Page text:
Minimum Legal Sale Age for Tobacco, E-Cigarettes Jumps From 18 to 21 in NYC

November 21, 2013

On November 19, New York City Mayor Michael Bloomberg signed legislation (Tobacco 21 [Intro 250-A]) making New York the first major city to ban the sale of cigarettes, certain tobacco products, and e-cigarettes to anyone under 21 years of age, up from age 18.

Will this law have important health benefits?

On November 19, New York City Mayor Michael Bloomberg signed legislation (Tobacco 21 [Intro 250-A]) making New York the first major city to ban the sale of cigarettes, certain tobacco products, and e-cigarettes to anyone under 21 years of age, up from age 18.  (Under the legislation, an e-cigarette is defined as a battery-operated device that contains nicotine and delivers vapor for inhalation.) The new law will go into effect in May 2014.

Stores will be required to post signage with the new minimum legal sale age (MLSA) for purchase of cigarettes, tobacco products, and e-cigarettes. Penalties for retailers that sell these products  to customers younger than 21 years of age include fines of up to $1,000 for a first offense; $2,000 for a second offense; and, for repeat offenses within a 3-year period, revocation of their Tobacco Retailer’s License. New York City’s Department of Finance or Department of Consumer Affairs may also seal a store for up to 60 days for three violations in 3 years of certain provisions of the new law, including violating the MLSA.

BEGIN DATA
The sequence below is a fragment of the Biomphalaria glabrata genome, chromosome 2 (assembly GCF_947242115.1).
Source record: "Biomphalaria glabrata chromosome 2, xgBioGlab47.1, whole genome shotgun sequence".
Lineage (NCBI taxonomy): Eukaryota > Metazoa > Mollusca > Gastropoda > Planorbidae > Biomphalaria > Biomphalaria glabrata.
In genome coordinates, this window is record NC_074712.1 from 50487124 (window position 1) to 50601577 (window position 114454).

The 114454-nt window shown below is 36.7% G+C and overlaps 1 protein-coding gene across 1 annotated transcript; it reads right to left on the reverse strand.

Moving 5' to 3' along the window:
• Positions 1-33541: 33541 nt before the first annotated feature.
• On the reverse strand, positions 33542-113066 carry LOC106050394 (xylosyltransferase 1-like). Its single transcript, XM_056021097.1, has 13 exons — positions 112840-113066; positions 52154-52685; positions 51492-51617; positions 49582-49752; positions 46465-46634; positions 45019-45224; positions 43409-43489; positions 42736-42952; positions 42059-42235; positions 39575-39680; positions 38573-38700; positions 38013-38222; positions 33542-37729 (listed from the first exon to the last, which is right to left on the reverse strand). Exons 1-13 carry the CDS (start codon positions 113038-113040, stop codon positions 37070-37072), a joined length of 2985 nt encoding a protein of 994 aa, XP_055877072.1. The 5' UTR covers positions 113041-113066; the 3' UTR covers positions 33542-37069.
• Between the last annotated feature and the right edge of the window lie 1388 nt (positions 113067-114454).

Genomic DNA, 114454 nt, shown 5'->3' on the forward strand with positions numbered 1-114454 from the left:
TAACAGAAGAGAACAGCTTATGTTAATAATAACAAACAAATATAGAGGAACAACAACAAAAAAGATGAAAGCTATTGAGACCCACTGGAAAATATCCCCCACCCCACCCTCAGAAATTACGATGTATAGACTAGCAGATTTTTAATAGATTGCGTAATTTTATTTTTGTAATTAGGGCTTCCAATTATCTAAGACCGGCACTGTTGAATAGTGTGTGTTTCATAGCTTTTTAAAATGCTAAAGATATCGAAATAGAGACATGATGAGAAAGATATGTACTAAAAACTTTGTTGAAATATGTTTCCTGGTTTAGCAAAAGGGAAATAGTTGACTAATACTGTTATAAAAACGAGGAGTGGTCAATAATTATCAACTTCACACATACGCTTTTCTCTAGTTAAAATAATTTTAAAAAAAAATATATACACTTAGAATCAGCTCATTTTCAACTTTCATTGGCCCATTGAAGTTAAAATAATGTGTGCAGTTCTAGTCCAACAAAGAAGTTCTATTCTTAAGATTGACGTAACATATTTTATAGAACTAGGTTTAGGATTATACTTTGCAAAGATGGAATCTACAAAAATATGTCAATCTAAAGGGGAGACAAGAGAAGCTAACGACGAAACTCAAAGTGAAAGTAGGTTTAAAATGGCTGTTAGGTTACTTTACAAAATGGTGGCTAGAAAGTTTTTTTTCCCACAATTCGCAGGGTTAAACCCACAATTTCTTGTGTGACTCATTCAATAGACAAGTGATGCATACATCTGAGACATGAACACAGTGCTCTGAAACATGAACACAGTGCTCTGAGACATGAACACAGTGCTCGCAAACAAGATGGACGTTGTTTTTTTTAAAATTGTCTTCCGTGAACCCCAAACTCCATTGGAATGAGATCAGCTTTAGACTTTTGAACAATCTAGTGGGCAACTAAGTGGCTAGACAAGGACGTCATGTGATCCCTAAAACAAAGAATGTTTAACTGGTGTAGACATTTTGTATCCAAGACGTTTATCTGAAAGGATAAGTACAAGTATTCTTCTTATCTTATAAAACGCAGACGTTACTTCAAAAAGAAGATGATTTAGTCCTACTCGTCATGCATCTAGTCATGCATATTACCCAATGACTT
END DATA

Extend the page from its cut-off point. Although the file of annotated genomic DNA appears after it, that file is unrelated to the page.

A similar bill raising the MLSA to 21 is now before the Council of the District of Columbia, and statewide legislation is under consideration in New Jersey and Hawaii. In 2005, Needham, Massachusetts became the first city to raise the MLSA to 21 years.

Do you believe federal legislation raising the MLSA for cigarettes/tobacco products to 21 could have a meaningful impact on the nation’s health?